Was the Younger Dryas global?

Answering this question is hampered by the lack of a precise definition of "younger dryas" in all the records. In western Europe and Greenland, the Younger Dryas is a well-defined synchronous cool period [4]. But cooling in the tropical north atlantic may have preceeded this by a few hundred years; south america shows a less well defined initiation but a sharp termination. The "Antarctic cold reversal" appears to have started a thousand years before the younger dryas, and has no clearly defined start or end; Huybers has argued that there is fair confidence in the abscence of the yonger dryas in Antarctica, New Zealand and parts of oceania. Similarly the Southern Hemisphere cooling known as the Deglaciation Climate Reversal (DCR) began approximately 1kyr before the YD, between 14kya and 11.5 kya as noted in the Sajama ice core. The Andean climate returned to LGM conditions with colder temperatures coupled with higher precipitation (high lake stands in the altiplano). Thompson et al., 2000. Image File history File links As for Image:Epica-vostok-grip-40kyr. ...


Other features seen include:

A forest is an area with a high density of trees (or, historically, a wooded function as carbon dioxide sinks, animal habitats, hydrologic flow modulators, and soil conservers, constituting one of the most important aspects of the Earths biosphere. ... Scandinavia is a region in Northern Europe named after the Scandinavian Peninsula. ... In physical geography, tundra is an area where the tree growth is hindered by low temperatures and short growing seasons. ... Dryas Categories: Plant stubs | Plants ... A glaciation (a created composite term meaning Glacial Period, referring to the Period or Era of, as well as the process of High Glacial Activity), often called an ice age, is a geological phenomenon in which massive ice sheets form in the Arctic and Antarctic and advance toward the equator. ... Snow is precipitation in the form of crystalline water ice, consisting of a multitude of snowflakes. ... Layers of Atmosphere (NOAA) Earths atmosphere is a layer of gases surrounding the planet Earth and retained by the Earths gravity. ... Desert view in Saudi Arabia. ... Asia is the largest and most populous region or continent depending on the definition. ... The Levant Levant is an imprecise geographical term historically referring to a large area in the Middle East south of the Taurus Mountains, bounded by the Mediterranean Sea on the west, and by the northern Arabian Desert and Upper Mesopotamia to the east. ... The Natufian culture existed in the Mediterranean region of the Levant. ... The Huelmo/Mascardi Cold Reversal (HMCR) is the name given to a cooling event in South America between 11,400 and 10,200 14C years BP. This cooling began about 550 years before the Younger Dryas cooling in the Northern Hemisphere, and both periods ended at about the same time. ...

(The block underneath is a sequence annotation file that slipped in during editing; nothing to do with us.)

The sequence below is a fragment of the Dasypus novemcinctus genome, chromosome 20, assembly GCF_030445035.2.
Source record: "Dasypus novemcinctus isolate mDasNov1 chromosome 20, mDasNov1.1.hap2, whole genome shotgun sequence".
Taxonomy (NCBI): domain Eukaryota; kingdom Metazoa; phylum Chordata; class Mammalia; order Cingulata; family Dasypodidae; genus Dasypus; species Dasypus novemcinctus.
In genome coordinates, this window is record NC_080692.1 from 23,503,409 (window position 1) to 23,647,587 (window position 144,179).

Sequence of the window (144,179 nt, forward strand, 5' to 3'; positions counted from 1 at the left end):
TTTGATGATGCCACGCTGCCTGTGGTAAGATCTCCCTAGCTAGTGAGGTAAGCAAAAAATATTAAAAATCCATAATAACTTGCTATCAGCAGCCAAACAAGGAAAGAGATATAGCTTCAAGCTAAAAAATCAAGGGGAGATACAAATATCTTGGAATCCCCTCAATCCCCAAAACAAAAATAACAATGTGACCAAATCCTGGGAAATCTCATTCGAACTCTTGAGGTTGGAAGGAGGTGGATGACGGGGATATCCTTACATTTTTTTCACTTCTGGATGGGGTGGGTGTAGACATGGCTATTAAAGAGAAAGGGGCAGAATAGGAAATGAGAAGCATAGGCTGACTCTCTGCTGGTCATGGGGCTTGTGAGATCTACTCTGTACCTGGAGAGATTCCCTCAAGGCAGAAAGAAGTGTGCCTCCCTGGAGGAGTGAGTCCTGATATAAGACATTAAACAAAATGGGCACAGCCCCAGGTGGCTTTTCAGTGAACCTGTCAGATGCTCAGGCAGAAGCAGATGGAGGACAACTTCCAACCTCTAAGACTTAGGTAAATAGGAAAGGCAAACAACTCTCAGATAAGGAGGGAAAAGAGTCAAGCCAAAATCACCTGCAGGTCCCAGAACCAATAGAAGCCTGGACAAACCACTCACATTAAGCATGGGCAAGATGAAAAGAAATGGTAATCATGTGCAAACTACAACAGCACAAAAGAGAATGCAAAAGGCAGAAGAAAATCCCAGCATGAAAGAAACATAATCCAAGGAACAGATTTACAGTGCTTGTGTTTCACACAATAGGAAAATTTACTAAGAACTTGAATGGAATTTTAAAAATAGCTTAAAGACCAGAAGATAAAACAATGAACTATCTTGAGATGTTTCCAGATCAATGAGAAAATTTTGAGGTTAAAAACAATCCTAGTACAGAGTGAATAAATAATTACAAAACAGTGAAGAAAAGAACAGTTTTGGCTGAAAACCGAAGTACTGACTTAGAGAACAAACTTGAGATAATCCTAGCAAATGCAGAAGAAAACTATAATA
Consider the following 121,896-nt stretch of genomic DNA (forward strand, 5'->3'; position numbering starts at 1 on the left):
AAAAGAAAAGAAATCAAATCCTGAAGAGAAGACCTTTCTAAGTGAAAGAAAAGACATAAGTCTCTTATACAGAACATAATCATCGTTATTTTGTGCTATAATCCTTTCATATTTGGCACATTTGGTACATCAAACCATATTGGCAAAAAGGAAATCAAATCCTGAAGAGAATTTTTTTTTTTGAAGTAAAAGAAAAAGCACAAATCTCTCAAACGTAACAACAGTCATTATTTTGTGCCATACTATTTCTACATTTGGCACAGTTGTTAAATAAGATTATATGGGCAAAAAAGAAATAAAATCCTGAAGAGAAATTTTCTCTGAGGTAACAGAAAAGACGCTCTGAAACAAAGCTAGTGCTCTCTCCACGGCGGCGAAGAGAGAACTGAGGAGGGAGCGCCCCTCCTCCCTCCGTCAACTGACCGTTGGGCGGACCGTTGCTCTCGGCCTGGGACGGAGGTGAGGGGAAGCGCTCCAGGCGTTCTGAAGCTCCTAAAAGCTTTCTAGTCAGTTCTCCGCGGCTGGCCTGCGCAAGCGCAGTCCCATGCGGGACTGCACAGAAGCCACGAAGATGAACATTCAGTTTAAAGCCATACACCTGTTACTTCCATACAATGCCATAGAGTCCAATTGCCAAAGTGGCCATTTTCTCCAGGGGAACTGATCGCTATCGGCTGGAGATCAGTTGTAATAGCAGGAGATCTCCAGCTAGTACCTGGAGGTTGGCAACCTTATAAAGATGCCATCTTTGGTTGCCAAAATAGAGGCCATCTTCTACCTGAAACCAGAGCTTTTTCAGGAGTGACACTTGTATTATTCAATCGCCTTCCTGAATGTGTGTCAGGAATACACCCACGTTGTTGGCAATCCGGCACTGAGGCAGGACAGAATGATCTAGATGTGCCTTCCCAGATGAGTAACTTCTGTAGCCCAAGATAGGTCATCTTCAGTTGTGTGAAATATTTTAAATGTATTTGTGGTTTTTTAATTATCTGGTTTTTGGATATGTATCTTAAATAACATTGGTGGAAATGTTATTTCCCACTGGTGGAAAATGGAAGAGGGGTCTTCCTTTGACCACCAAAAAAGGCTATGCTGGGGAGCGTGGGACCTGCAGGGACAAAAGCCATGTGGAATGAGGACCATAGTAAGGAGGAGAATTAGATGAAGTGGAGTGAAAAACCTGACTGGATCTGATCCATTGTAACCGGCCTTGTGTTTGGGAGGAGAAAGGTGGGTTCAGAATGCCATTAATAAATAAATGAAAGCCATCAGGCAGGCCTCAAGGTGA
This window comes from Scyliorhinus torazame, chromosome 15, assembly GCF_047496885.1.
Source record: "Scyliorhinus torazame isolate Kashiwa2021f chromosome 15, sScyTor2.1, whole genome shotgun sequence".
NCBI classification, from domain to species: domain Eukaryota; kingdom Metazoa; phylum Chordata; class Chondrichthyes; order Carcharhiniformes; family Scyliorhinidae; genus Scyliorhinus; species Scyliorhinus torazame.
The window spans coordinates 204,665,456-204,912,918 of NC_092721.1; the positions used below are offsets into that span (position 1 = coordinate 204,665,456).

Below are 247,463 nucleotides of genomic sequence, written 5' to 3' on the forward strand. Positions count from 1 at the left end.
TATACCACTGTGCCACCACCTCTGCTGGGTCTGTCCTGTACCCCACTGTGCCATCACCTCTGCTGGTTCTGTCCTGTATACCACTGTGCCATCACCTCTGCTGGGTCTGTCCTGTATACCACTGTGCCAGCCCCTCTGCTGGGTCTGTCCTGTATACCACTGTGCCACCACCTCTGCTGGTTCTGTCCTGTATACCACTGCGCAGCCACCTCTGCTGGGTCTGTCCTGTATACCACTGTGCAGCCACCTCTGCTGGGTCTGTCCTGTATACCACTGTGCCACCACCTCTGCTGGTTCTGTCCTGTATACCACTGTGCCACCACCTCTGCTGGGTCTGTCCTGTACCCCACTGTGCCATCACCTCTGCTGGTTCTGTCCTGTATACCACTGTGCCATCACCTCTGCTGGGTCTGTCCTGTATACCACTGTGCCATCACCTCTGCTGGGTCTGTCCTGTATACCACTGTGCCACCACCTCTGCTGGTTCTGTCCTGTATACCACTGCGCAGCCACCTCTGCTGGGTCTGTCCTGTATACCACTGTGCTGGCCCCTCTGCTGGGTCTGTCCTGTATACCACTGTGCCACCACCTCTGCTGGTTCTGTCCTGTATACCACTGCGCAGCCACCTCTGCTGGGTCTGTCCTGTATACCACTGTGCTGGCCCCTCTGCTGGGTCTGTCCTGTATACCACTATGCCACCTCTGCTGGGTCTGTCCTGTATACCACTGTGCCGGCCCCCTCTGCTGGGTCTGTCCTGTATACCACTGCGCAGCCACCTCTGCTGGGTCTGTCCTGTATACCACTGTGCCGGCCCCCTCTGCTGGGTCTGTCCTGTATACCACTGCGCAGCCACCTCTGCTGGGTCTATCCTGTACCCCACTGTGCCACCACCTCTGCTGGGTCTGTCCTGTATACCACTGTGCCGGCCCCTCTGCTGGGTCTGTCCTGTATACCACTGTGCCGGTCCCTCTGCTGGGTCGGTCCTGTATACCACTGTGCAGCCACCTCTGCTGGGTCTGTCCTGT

Causes of the Younger Dryas

The prevailing theory holds that the Younger Dryas was caused by a significant reduction or shutdown of the North Atlantic thermohaline circulation in response to a sudden influx of fresh water from Lake Agassiz and deglaciation in North America. The global climate would then have become locked into the new state until freezing removed the fresh water "lid" from the north Atlantic Ocean. This theory does not explain why South America cooled first. The thermohaline circulation is a term for the global density-driven circulation of the oceans. ... A map of the extent of Lake Agassiz Lake Agassiz was an immense lake—bigger than all of the present-day Great Lakes combined—in the center of North America, which was fed by glacial runoff at the end of the last ice age. ... World map showing North America A satellite composite image of North America. ... South America South America is a continent crossed by the equator, with most of its area in the Southern Hemisphere. ...


The end of the Younger Dryas